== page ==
ReBAC Availability Verifiers
This is the implementation of Availability Criteria (Satisfiability, Feasibility and Resiliency) Verifiers for Relationship-based Access Control with support for Multiple Ownership (ReBAC/MO). The following are informal examples of availability criteria.
. Satisfiability: "Object o shall be accessible by at least 35 users in the current protection state."
. Resiliency: "Even if I were to recruit 10 additional patients (or lose 10 of my existing patients), object o shall remain accessible by at least 25 users."
. Feasibility: "I shall be able to make object o accessible by at least 50 users if the company hires no more than 10 additional colleagues (or fires no more than 10 existing colleagues)."
The ReBAC/MO consists of the Boolean combinations of atomic policies. The atomic policies are represented by a 2-tuple; comprising a Birooted graph pattern (one root represents the owner, the other one represents the requester) and a vertex in the social graph, to which the owner in the graph pattern will be anchored. The availability criteria then boils down to finding the graph pattern(s) in the social graph that are isomorphic to the graph patterns in the atomic policies. The verifiers use different technologies as to decide availability criteria. Below we briefly explain each verifier.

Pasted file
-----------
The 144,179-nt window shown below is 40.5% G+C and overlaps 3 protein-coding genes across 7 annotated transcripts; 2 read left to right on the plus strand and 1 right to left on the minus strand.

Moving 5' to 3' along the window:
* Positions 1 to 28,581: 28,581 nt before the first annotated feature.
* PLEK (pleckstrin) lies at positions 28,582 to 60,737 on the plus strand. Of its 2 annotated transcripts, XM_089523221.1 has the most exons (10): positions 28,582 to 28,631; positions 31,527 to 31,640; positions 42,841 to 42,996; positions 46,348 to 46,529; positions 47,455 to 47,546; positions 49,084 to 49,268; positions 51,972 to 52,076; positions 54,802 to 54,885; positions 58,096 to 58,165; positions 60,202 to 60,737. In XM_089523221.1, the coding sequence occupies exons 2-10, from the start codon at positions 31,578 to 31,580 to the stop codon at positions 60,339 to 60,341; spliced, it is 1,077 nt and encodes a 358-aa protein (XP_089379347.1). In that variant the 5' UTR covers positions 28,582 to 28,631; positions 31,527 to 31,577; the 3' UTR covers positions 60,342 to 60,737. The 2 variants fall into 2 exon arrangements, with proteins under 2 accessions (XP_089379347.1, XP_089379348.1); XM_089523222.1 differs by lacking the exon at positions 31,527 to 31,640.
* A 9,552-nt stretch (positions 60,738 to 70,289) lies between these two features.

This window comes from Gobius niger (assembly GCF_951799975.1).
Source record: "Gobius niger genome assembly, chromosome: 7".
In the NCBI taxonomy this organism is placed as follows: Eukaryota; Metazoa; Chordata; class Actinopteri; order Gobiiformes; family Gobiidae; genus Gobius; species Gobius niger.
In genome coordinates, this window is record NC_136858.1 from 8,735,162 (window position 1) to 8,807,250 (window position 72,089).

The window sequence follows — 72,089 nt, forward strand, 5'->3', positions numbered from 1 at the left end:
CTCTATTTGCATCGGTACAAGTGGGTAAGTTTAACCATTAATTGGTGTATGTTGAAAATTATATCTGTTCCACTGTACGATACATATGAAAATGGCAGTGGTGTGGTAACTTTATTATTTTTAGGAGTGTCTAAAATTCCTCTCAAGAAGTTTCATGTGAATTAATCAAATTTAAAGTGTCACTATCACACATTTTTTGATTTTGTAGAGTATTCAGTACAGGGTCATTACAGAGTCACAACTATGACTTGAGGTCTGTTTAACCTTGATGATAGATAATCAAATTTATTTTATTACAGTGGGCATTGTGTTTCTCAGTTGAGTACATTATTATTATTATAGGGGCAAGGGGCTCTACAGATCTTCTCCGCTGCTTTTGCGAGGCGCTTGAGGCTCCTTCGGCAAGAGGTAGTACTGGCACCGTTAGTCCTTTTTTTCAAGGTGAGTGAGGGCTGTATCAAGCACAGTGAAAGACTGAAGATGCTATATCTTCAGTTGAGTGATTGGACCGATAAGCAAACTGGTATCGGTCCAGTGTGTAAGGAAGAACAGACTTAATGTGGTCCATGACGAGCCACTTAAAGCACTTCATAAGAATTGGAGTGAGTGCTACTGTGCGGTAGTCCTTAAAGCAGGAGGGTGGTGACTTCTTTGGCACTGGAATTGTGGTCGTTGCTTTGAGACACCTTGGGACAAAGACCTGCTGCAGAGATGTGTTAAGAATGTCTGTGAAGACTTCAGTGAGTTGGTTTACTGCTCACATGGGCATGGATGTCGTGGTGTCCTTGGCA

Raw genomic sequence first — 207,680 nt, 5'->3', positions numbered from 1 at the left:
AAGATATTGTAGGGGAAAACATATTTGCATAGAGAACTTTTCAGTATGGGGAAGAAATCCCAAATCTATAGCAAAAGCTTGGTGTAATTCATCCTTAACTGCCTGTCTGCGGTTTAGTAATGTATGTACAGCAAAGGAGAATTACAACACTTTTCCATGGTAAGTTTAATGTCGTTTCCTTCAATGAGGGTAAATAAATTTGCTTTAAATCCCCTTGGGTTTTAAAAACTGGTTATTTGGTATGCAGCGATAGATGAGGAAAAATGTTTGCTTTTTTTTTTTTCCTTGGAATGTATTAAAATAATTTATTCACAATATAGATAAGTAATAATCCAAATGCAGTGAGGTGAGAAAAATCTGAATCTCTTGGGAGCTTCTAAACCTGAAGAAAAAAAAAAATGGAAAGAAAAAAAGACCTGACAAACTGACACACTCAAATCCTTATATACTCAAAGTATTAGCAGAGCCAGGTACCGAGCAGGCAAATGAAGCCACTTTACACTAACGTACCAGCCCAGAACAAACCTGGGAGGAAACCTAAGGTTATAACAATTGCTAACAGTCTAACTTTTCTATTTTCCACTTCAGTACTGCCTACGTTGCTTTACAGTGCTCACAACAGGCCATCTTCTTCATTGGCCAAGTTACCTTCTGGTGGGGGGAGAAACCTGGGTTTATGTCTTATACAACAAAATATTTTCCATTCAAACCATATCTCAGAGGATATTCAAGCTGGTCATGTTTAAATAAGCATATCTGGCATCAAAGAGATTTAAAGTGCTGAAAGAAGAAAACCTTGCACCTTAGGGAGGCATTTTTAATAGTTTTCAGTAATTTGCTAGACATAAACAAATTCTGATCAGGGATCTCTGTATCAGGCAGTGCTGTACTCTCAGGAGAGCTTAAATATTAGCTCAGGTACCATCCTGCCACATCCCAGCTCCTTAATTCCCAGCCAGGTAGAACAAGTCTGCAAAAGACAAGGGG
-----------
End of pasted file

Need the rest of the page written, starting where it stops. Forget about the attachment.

. In the first verifier we reduce the Availability Criteria (esp. Satisfiability) to Quantified Boolean Formula Satisfiability (QBF) and compile it into a non-prenex non-CNF format (QCIR). Please note, each atomic policy can be seen as an stand-alone Subgraph Isomorphism problem, hence, we use a fairly standard approach to reduce it to a Boolean Satifiability problem. The Boolean combination of Boolean Satisfiability problem (esp. with negations) yields a non-CNF QBF. A non-clausal QBF solver like RAReQS-NN or GhostQ can then be invoked to decide the availability criteria.
. In the second verifier we employ an approach similar to the previous one. In nutshell, we reduce atomic policies to SAT problems and call a SAT solver (i.e. Sat4J) to solve it. Then we construct the original policy from the atomic policies and check if it is satisifiable.
. In the third verifier we adopt a completely differnet approach. We reduce the availability criteria into an Answer Set Programming problem. Then an ASP solver (i.e. clingo) is invoked to decide the availability criteria.
Please refer to the following paper for further readings:
Pooya Mehregan and Philip W. L. Fong. Policy Negotiation for Co-owned Resources in Relationship-Based Access Control. In the Proceedings of 21st ACM Symposium on Access Control Models and Technologies (SACMAT 2016), Shanghai, China, June 6-8, 2016.